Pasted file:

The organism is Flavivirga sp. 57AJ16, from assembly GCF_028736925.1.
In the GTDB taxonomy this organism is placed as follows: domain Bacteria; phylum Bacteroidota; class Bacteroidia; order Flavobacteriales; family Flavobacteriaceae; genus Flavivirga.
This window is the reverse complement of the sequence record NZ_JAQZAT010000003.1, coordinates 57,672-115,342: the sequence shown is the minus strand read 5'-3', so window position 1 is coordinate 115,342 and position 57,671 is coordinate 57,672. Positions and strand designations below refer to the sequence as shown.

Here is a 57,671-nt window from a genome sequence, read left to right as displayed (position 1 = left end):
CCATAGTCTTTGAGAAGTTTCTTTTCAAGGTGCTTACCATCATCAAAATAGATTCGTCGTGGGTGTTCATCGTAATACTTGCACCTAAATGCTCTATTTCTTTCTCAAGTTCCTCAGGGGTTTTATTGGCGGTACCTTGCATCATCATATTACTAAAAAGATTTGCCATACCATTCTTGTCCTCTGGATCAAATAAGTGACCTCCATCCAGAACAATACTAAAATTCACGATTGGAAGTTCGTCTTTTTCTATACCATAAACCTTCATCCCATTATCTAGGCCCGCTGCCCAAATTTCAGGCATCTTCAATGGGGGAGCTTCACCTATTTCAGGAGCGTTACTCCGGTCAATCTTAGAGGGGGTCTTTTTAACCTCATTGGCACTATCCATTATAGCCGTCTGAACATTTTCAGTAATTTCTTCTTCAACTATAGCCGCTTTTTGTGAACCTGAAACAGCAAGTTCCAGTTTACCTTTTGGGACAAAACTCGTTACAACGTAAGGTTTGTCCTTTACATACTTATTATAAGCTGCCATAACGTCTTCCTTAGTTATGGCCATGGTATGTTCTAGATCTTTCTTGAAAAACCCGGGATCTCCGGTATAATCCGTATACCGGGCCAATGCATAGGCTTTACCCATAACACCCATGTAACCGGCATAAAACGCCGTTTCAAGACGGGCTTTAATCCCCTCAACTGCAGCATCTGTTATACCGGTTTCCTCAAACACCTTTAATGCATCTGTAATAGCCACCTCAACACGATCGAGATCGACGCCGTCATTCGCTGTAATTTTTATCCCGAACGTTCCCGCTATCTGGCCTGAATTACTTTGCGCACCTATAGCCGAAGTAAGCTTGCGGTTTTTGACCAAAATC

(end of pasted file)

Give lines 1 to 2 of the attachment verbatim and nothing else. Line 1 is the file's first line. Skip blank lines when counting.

The organism is Flavivirga sp. 57AJ16, from assembly GCF_028736925.1.
In the GTDB taxonomy this organism is placed as follows: domain Bacteria; phylum Bacteroidota; class Bacteroidia; order Flavobacteriales; family Flavobacteriaceae; genus Flavivirga.